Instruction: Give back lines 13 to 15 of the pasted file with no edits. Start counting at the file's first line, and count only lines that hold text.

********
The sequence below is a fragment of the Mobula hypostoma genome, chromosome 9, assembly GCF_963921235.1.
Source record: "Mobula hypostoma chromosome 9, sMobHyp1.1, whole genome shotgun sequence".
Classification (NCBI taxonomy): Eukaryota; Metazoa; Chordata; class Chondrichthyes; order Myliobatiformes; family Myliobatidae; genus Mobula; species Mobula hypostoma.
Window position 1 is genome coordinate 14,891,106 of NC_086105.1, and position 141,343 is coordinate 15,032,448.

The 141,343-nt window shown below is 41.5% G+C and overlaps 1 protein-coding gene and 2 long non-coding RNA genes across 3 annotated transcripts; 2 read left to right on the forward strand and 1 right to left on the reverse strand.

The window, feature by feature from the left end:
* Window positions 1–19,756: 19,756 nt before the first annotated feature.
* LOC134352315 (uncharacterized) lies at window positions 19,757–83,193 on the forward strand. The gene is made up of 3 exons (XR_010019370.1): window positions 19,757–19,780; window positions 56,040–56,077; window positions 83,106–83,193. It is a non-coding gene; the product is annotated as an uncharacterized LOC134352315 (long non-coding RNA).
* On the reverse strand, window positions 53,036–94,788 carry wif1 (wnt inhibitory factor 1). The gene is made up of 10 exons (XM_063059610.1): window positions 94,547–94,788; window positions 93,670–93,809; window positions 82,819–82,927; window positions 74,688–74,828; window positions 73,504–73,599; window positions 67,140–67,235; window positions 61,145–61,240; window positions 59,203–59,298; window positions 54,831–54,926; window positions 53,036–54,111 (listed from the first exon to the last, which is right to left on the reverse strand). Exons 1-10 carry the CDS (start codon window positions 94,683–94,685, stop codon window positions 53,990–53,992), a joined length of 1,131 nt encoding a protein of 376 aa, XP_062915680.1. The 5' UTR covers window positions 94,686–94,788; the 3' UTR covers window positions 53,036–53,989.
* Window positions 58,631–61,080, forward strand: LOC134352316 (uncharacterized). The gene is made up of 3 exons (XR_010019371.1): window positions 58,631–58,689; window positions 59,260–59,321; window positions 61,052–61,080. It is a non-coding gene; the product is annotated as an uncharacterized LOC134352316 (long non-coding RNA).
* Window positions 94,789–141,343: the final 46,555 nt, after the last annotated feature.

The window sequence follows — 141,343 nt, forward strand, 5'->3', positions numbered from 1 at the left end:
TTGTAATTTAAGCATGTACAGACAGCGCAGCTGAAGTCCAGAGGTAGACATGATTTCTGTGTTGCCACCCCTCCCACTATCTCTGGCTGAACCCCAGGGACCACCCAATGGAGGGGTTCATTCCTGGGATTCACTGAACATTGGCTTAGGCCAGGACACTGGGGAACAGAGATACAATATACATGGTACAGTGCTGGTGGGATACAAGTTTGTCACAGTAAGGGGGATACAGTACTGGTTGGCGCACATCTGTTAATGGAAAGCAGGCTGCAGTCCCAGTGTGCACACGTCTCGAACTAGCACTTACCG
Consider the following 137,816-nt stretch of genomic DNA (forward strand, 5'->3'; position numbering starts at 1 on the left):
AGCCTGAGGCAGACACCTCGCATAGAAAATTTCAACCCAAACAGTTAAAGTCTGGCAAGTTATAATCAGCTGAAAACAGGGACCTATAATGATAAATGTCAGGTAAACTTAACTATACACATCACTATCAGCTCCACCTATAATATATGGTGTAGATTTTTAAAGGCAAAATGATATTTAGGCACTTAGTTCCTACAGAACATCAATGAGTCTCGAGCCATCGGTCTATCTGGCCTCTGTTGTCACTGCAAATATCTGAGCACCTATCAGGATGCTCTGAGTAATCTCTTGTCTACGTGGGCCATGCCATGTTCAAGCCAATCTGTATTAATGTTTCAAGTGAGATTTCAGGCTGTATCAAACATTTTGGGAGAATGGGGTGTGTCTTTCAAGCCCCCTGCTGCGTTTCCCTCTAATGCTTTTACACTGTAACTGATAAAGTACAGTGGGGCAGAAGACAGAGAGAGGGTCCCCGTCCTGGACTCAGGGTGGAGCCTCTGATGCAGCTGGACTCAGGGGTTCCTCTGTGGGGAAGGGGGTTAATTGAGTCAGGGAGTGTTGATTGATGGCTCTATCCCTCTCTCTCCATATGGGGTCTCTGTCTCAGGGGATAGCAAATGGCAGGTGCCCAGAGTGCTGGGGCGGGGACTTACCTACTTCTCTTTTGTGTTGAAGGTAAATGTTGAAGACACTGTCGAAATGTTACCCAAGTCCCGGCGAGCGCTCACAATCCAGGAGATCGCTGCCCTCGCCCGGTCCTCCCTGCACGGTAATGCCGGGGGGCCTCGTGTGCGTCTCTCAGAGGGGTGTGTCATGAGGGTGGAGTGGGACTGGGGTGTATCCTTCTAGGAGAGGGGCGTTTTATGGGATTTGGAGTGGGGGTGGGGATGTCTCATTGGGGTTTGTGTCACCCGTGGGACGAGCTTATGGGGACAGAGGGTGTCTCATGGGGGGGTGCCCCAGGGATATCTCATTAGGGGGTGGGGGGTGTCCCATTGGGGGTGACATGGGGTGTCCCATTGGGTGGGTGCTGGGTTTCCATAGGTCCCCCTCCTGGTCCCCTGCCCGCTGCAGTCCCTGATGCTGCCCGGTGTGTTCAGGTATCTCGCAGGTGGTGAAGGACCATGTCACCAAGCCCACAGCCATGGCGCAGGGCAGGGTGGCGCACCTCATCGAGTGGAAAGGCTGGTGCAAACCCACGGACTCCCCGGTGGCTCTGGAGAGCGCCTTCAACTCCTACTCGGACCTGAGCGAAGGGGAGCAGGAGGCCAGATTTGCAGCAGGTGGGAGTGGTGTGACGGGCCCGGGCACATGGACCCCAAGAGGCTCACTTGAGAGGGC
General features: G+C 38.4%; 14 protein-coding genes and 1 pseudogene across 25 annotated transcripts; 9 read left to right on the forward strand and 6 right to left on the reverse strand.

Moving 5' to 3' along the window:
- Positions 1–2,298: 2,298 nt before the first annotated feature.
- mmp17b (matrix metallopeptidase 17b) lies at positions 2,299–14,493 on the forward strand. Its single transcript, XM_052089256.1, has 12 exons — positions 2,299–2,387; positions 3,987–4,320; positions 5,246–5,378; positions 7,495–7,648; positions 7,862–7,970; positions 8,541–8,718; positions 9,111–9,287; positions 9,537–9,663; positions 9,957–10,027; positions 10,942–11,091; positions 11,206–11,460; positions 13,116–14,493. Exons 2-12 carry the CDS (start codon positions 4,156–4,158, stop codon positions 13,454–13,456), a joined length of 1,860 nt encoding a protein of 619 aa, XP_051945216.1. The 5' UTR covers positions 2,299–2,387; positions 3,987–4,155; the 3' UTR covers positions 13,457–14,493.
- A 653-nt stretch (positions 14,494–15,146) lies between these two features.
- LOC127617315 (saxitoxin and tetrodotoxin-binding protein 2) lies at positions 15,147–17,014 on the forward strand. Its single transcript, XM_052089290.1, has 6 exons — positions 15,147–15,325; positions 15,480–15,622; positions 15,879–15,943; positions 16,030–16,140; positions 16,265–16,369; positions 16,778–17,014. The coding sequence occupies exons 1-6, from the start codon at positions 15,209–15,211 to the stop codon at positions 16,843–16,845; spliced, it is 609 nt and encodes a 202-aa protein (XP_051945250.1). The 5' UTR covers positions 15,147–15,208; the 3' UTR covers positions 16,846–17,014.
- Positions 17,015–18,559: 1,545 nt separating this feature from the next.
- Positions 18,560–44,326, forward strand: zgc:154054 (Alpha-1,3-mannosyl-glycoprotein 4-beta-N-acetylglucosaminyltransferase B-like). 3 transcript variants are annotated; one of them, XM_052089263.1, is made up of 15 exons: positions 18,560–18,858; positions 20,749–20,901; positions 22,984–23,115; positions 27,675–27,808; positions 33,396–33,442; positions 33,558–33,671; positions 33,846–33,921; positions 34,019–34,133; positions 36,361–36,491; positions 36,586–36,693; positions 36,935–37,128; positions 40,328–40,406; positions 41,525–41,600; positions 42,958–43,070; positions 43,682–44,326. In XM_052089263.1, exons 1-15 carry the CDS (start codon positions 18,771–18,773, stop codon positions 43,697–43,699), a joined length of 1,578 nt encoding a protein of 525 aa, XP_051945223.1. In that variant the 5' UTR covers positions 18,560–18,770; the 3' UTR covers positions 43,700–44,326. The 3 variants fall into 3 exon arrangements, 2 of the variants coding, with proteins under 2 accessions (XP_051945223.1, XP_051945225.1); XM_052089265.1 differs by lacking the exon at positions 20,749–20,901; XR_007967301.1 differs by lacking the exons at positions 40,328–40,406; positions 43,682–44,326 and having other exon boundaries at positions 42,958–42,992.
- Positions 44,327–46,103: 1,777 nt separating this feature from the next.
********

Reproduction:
TTGTAATTTAAGCATGTACAGACAGCGCAGCTGAAGTCCAGAGGTAGACATGATTTCTGTGTTGCCACCCCTCCCACTATCTCTGGCTGAACCCCAGGGACCACCCAATGGAGGGGTTCATTCCTGGGATTCACTGAACATTGGCTTAGGCCAGGACACTGGGGAACAGAGATACAATATACATGGTACAGTGCTGGTGGGATACAAGTTTGTCACAGTAAGGGGGATACAGTACTGGTTGGCGCACATCTGTTAATGGAAAGCAGGCTGCAGTCCCAGTGTGCACACGTCTCGAACTAGCACTTACCG
Consider the following 137,816-nt stretch of genomic DNA (forward strand, 5'->3'; position numbering starts at 1 on the left):
AGCCTGAGGCAGACACCTCGCATAGAAAATTTCAACCCAAACAGTTAAAGTCTGGCAAGTTATAATCAGCTGAAAACAGGGACCTATAATGATAAATGTCAGGTAAACTTAACTATACACATCACTATCAGCTCCACCTATAATATATGGTGTAGATTTTTAAAGGCAAAATGATATTTAGGCACTTAGTTCCTACAGAACATCAATGAGTCTCGAGCCATCGGTCTATCTGGCCTCTGTTGTCACTGCAAATATCTGAGCACCTATCAGGATGCTCTGAGTAATCTCTTGTCTACGTGGGCCATGCCATGTTCAAGCCAATCTGTATTAATGTTTCAAGTGAGATTTCAGGCTGTATCAAACATTTTGGGAGAATGGGGTGTGTCTTTCAAGCCCCCTGCTGCGTTTCCCTCTAATGCTTTTACACTGTAACTGATAAAGTACAGTGGGGCAGAAGACAGAGAGAGGGTCCCCGTCCTGGACTCAGGGTGGAGCCTCTGATGCAGCTGGACTCAGGGGTTCCTCTGTGGGGAAGGGGGTTAATTGAGTCAGGGAGTGTTGATTGATGGCTCTATCCCTCTCTCTCCATATGGGGTCTCTGTCTCAGGGGATAGCAAATGGCAGGTGCCCAGAGTGCTGGGGCGGGGACTTACCTACTTCTCTTTTGTGTTGAAGGTAAATGTTGAAGACACTGTCGAAATGTTACCCAAGTCCCGGCGAGCGCTCACAATCCAGGAGATCGCTGCCCTCGCCCGGTCCTCCCTGCACGGTAATGCCGGGGGGCCTCGTGTGCGTCTCTCAGAGGGGTGTGTCATGAGGGTGGAGTGGGACTGGGGTGTATCCTTCTAGGAGAGGGGCGTTTTATGGGATTTGGAGTGGGGGTGGGGATGTCTCATTGGGGTTTGTGTCACCCGTGGGACGAGCTTATGGGGACAGAGGGTGTCTCATGGGGGGGTGCCCCAGGGATATCTCATTAGGGGGTGGGGGGTGTCCCATTGGGGGTGACATGGGGTGTCCCATTGGGTGGGTGCTGGGTTTCCATAGGTCCCCCTCCTGGTCCCCTGCCCGCTGCAGTCCCTGATGCTGCCCGGTGTGTTCAGGTATCTCGCAGGTGGTGAAGGACCATGTCACCAAGCCCACAGCCATGGCGCAGGGCAGGGTGGCGCACCTCATCGAGTGGAAAGGCTGGTGCAAACCCACGGACTCCCCGGTGGCTCTGGAGAGCGCCTTCAACTCCTACTCGGACCTGAGCGAAGGGGAGCAGGAGGCCAGATTTGCAGCAGGTGGGAGTGGTGTGACGGGCCCGGGCACATGGACCCCAAGAGGCTCACTTGAGAGGGC